My Thoughts. . .
They had just moved to the city. They had also found where the Lord’s people were meeting upon the first day of the week. They were eager to attend and become acquainted with other like-minded folks. They had been recently converted by listening to the preacher in their former city. He had told them about this congregation.
They introduced themselves to each member. They thought some were not as friendly after they mentioned who had converted them. They quickly learned that even though the church met together in the same location, unity may have been preached, but it was not being practiced. They felt an immediate kinship with those who acknowledged that the same preacher who taught us was responsible for them becoming saints. They also felt the coolness from the other three groups. This confused these newcomers because they too supposedly followed bonified preachers and Jesus. Since no division existed between those teaching individuals, why the disruption here?
They learned to watch where they sat. If they happened to sit among the other groups, they would not share the bread nor the fruit of the vine with them. This caused them to miss partaking and going home hungry. Some even made derogatory remarks against their former preacher, questioning the validity of him being a true follower of Jesus. It bothered them that some were drinking too much wine during communion and leaving the assembly drunk.
Another shocking problem grabbed their attention. The problem was a son had taken his father’s wife from him and the two were living in a sinful relationship. Not even the unbelievers did such a thing. Their neighbors mentioned this when they tried to speak to them about Jesus. The additional problem was that members shrugged this incident off because the man was not a part of their group. He apparently had a lot of influence in the group he belonged to, so no one was challenging his behavior.
In no time they learned all of the problems in the congregation. Those who were considered sound and conservative were flaunting their superiority over those with lesser knowledge. Inspired prophets were ignored by those groups which they did not belong to. Some claimed their miraculous gift made them more important than gifts received by others. Confusion reigned in the assembly with the prophets, language speakers, and interpreters all attempting to speak at the same time and to be heard above the others. Then there were the married women butting in and asking their husband questions in a loud disturbing manner. The way some were partaking of the Lord’s supper was shameful, even disgusting. One had to wonder why they even came to the assembly to partake in such a fashion?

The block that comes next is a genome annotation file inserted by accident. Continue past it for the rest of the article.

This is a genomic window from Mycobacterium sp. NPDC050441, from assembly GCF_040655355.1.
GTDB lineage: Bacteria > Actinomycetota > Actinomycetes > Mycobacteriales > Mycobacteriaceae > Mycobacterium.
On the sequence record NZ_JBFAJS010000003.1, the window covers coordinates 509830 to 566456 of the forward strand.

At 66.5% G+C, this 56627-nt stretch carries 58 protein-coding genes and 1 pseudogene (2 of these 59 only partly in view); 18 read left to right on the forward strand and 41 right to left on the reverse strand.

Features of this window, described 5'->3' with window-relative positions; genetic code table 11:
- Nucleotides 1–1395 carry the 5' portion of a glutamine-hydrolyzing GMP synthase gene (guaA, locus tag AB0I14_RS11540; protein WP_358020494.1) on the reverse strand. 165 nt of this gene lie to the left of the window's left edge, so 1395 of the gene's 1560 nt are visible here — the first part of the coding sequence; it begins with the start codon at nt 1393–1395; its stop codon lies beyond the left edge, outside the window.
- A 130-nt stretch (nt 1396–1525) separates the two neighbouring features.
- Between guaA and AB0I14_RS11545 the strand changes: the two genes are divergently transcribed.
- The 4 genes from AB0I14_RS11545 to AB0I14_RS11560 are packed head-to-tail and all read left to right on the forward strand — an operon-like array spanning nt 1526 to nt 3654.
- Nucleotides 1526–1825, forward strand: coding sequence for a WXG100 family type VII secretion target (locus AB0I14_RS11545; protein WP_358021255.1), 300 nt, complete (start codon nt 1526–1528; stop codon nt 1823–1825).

Yet, they were the Lord’s church and there was no hint that any of the four groups should leave and establish their own unique assembly. In fact, anyone who was taught and added to Christ was to attend that assembly each week (Hebrew 10:25). Besides, the Holy Spirit continued to indwell them, and they were THE body of Christ in Corinth. They were God’s holy Temple, and they had the Spirit’s gifts to prove it. Yet, something needed to be done about the disruptive behavior, the error, and the false practices found among God’s children in Corinth.
Seeing this need, a letter was written to inform Paul about what had and was happening among the membership. I am sure he will remember us.
The Chloe family